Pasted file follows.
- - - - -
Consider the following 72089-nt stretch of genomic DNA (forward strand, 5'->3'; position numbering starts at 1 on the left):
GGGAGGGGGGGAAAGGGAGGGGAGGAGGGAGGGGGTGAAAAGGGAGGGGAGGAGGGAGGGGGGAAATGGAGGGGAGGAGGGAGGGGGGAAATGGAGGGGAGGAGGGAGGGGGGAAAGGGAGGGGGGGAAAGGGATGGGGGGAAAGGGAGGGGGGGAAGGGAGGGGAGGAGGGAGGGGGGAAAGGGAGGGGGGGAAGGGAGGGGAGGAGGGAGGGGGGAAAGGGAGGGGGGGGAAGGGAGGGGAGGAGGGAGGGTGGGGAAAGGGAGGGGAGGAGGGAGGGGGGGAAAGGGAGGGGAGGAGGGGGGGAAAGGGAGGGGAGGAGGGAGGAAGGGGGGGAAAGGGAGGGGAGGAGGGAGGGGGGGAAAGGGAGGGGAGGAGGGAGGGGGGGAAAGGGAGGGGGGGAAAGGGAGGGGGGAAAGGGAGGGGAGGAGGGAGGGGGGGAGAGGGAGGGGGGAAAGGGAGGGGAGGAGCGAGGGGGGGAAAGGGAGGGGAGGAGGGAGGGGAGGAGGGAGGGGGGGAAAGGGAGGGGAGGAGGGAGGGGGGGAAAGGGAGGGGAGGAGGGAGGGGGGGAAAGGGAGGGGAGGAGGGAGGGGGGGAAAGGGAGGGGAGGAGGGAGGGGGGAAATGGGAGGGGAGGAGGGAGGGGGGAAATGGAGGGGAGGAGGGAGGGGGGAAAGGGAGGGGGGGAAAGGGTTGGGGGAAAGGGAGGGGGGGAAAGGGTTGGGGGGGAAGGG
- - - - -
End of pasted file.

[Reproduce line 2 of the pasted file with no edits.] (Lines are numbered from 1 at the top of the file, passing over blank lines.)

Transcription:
GGGAGGGGGGGAAAGGGAGGGGAGGAGGGAGGGGGTGAAAAGGGAGGGGAGGAGGGAGGGGGGAAATGGAGGGGAGGAGGGAGGGGGGAAATGGAGGGGAGGAGGGAGGGGGGAAAGGGAGGGGGGGAAAGGGATGGGGGGAAAGGGAGGGGGGGAAGGGAGGGGAGGAGGGAGGGGGGAAAGGGAGGGGGGGAAGGGAGGGGAGGAGGGAGGGGGGAAAGGGAGGGGGGGGAAGGGAGGGGAGGAGGGAGGGTGGGGAAAGGGAGGGGAGGAGGGAGGGGGGGAAAGGGAGGGGAGGAGGGGGGGAAAGGGAGGGGAGGAGGGAGGAAGGGGGGGAAAGGGAGGGGAGGAGGGAGGGGGGGAAAGGGAGGGGAGGAGGGAGGGGGGGAAAGGGAGGGGGGGAAAGGGAGGGGGGAAAGGGAGGGGAGGAGGGAGGGGGGGAGAGGGAGGGGGGAAAGGGAGGGGAGGAGCGAGGGGGGGAAAGGGAGGGGAGGAGGGAGGGGAGGAGGGAGGGGGGGAAAGGGAGGGGAGGAGGGAGGGGGGGAAAGGGAGGGGAGGAGGGAGGGGGGGAAAGGGAGGGGAGGAGGGAGGGGGGGAAAGGGAGGGGAGGAGGGAGGGGGGAAATGGGAGGGGAGGAGGGAGGGGGGAAATGGAGGGGAGGAGGGAGGGGGGAAAGGGAGGGGGGGAAAGGGTTGGGGGAAAGGGAGGGGGGGAAAGGGTTGGGGGGGAAGGG